, Volume 5, Issue 5, pp 354-370

Comparison of semiquantitative and quantitative techniques for the assessment of prevalent and incident vertebral fractures

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Abstract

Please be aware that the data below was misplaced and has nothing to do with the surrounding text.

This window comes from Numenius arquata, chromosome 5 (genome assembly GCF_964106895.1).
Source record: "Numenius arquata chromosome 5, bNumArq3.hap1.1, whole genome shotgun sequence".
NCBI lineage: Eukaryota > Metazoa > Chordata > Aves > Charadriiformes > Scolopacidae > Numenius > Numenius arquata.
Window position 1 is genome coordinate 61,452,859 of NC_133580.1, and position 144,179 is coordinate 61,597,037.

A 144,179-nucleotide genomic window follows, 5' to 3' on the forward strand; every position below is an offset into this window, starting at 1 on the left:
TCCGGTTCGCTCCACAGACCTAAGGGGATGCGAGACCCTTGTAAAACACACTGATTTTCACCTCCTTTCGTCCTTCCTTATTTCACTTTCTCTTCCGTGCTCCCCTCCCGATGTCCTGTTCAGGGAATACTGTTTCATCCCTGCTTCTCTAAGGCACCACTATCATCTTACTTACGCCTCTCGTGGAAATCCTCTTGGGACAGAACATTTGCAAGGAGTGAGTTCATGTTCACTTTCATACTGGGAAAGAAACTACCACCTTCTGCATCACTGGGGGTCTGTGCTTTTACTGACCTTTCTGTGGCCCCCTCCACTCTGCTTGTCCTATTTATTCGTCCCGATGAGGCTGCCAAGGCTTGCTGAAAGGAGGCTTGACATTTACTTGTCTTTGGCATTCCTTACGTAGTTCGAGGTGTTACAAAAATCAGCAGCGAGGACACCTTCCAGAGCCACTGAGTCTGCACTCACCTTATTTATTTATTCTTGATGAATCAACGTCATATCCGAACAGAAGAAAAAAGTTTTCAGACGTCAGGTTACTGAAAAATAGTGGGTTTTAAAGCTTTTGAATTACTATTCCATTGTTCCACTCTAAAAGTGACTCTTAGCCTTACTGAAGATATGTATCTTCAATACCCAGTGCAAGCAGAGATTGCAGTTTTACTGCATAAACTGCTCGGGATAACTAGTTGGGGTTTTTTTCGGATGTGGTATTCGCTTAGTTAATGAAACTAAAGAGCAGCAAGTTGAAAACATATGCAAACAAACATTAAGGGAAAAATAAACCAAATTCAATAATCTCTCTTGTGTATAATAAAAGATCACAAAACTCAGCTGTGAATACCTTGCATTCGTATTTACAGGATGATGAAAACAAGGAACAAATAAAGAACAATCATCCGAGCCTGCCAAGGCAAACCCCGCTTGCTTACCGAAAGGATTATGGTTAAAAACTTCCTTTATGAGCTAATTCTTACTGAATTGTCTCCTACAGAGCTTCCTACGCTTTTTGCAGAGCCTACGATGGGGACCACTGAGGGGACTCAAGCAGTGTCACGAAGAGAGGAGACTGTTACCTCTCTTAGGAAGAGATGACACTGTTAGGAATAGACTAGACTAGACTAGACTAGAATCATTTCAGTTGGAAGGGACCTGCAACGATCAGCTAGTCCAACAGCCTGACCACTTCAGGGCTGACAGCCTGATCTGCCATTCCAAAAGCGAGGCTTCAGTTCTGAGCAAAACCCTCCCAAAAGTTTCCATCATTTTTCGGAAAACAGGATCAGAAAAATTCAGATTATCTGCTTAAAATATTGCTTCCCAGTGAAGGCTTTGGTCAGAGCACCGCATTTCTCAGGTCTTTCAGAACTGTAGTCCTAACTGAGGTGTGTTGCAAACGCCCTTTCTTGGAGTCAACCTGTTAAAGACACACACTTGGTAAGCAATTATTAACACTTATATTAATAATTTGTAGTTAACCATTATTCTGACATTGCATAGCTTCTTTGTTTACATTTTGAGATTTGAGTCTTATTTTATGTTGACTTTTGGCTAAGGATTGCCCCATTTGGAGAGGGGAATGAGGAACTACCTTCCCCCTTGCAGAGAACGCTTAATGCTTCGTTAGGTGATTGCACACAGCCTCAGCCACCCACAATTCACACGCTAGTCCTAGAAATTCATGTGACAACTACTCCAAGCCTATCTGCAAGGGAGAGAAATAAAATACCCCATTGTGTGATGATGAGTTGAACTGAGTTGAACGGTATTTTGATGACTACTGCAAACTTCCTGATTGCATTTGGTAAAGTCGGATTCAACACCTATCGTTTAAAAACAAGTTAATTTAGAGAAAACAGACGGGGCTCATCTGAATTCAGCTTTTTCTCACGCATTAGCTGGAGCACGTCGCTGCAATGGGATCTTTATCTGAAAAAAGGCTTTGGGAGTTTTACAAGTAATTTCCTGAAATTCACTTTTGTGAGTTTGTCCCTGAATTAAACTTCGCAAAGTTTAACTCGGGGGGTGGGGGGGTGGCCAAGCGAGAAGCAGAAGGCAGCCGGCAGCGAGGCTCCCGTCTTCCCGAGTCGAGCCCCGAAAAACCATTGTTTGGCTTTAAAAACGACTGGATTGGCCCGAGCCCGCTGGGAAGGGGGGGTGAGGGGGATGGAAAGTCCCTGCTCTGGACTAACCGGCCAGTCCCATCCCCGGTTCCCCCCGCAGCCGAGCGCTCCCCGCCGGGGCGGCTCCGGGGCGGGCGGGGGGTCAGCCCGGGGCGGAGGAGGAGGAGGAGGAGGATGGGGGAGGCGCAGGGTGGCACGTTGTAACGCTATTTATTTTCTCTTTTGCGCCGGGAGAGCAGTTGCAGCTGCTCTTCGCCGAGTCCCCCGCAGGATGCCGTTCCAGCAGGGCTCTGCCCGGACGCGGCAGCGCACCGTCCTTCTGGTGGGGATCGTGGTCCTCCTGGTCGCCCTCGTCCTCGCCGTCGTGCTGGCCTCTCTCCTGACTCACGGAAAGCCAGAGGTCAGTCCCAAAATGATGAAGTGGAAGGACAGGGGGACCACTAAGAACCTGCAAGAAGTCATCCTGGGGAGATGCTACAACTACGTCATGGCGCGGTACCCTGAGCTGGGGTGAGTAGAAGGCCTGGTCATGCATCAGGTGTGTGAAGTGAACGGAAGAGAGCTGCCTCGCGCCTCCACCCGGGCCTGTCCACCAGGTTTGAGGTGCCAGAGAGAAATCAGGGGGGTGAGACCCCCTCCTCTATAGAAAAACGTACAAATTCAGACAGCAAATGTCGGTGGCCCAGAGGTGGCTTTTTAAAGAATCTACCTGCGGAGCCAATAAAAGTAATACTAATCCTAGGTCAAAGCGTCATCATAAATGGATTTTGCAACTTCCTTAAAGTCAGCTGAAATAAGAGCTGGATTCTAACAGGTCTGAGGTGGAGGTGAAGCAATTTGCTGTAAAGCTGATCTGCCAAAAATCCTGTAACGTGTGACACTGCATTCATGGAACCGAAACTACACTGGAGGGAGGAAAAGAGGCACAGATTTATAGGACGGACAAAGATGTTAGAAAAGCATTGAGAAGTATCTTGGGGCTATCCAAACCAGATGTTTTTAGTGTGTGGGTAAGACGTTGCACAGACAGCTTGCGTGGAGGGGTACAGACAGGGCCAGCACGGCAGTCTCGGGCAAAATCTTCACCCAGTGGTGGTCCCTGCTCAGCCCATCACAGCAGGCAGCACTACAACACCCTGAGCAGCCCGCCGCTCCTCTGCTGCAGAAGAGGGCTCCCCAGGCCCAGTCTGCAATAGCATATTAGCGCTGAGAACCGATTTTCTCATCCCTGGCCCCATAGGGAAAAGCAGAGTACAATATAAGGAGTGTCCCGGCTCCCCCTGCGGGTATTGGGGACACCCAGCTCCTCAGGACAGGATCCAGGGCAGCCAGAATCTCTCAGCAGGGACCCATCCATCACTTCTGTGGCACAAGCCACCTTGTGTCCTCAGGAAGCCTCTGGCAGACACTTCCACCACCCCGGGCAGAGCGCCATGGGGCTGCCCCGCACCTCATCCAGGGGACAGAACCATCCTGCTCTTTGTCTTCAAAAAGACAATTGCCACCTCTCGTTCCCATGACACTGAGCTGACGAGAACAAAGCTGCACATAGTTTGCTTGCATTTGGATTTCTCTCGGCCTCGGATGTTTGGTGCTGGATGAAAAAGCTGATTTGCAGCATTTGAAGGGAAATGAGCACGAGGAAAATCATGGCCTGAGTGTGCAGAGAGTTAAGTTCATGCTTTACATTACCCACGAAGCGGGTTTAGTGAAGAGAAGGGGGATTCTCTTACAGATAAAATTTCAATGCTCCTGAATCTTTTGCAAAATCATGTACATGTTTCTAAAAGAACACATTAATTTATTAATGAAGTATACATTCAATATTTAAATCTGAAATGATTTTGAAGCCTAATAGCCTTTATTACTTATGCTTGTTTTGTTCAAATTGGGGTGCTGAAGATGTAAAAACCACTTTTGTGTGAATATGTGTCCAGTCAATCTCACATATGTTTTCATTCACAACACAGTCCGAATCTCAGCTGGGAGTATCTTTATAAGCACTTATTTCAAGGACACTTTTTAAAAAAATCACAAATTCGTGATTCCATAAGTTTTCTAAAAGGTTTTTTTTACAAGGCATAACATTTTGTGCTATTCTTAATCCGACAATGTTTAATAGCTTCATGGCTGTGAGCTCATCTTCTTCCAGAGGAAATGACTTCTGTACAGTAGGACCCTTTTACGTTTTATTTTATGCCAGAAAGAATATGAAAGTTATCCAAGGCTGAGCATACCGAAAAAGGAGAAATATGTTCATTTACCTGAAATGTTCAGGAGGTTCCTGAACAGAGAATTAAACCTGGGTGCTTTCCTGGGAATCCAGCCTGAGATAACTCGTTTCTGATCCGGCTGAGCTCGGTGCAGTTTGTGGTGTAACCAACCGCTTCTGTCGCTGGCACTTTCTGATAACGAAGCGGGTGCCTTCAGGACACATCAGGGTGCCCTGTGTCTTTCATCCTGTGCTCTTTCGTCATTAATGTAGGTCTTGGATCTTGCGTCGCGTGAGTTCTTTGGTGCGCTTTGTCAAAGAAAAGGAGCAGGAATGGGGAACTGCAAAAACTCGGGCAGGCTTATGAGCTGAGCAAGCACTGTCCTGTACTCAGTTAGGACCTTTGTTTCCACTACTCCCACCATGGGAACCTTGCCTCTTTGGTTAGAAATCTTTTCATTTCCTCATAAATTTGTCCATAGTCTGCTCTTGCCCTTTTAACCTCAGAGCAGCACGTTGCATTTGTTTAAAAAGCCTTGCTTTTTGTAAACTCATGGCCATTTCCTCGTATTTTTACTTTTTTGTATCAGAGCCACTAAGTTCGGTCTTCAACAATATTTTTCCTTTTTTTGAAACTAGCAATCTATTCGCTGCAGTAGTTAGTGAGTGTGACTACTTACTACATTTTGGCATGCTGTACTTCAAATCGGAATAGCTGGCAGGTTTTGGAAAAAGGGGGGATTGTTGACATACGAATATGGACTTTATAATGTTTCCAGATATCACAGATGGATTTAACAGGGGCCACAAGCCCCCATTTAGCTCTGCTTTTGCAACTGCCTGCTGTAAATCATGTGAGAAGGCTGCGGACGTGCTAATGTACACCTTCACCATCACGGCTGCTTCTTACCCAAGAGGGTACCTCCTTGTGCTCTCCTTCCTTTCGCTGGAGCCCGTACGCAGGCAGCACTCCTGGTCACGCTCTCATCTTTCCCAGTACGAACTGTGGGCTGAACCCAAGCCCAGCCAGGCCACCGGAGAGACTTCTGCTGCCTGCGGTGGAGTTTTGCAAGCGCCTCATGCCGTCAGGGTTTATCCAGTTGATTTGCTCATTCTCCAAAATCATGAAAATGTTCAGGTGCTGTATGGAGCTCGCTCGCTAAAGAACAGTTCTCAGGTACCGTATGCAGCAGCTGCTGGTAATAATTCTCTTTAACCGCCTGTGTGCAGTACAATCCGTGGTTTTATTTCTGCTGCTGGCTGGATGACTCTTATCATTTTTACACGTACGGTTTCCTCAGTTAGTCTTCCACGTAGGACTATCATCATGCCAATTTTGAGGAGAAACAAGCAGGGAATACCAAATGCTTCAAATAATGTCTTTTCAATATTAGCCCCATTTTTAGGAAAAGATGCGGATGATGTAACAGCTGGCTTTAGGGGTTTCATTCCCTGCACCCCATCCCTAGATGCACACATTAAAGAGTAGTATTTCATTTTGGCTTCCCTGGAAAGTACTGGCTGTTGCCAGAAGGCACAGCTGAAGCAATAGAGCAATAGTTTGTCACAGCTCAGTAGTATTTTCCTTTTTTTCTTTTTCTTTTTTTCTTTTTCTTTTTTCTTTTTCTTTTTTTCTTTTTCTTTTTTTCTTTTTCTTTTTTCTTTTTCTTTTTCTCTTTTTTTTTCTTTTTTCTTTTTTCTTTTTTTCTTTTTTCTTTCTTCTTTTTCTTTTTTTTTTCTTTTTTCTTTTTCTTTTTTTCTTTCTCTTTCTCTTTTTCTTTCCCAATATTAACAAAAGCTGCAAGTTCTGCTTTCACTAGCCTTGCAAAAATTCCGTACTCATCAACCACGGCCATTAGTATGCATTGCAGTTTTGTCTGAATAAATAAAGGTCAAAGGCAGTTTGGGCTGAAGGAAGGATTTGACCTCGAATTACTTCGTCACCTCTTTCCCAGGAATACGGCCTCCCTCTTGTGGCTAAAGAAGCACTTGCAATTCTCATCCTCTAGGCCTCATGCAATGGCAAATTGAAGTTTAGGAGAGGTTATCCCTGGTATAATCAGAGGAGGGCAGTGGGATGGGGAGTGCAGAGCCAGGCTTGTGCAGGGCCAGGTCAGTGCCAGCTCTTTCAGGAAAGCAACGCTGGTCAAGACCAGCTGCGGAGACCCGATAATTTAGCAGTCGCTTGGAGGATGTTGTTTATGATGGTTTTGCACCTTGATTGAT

To compare visual semiquantitative (SQ) reading and quantitative morphometry (QM) for assessing prevalent and incident vertebral fractures, radiographs of the thoracolumbar spine were evaluated in 400 (only baseline films) and 335 (baseline and follow-up films) postmenopausal women with osteopenia as defined by aT-score of less than 2 SD below young normals. QM was performed using different cutoff thresholds, and the SQ reading was performed by three radiologists independently. A joint consensus reading of the radiographs by all participating radiologists was used as a reference standard. Our results indicate that the concordance within SQ methods is excellent, and it is higher than that between SQ and QM regardless of the cutoff criteria used. This finding was consistent for the diagnosis of prevalent as well as incident vertebral fractures. For prevalent fractures the use of the 2.5 SD cutoff criterion provided the highest concordance with the consensus reading and with the radiologists' reading, thereby providing high sensitivity (70.23%) with moderate specificity (98.76%) relative to the consensus reading when compared with the 3 SD or 4 SD cutoff criteria. For the diagnosis of incident vertebral fractures the best agreement between our consensus reading and QM was found for an absolute reduction of 6 mm and for a combination of relative and absolute reduction of 15% and 3 mm in vertebral height. The respective sensitivities and specificities for the two criteria were 51%/99.9% and 75.4%/98.9%, respectively. Even though the consensus reading may favor the reader's evaluation over QM, the assessment of prevalent and incident fractures using QM alone may not be sufficiently reliable for detection of vertebral fractures in epidemiological studies and clinical trials. It should be performed principally in conjunction with a trained radiologist or a highly experienced clinician.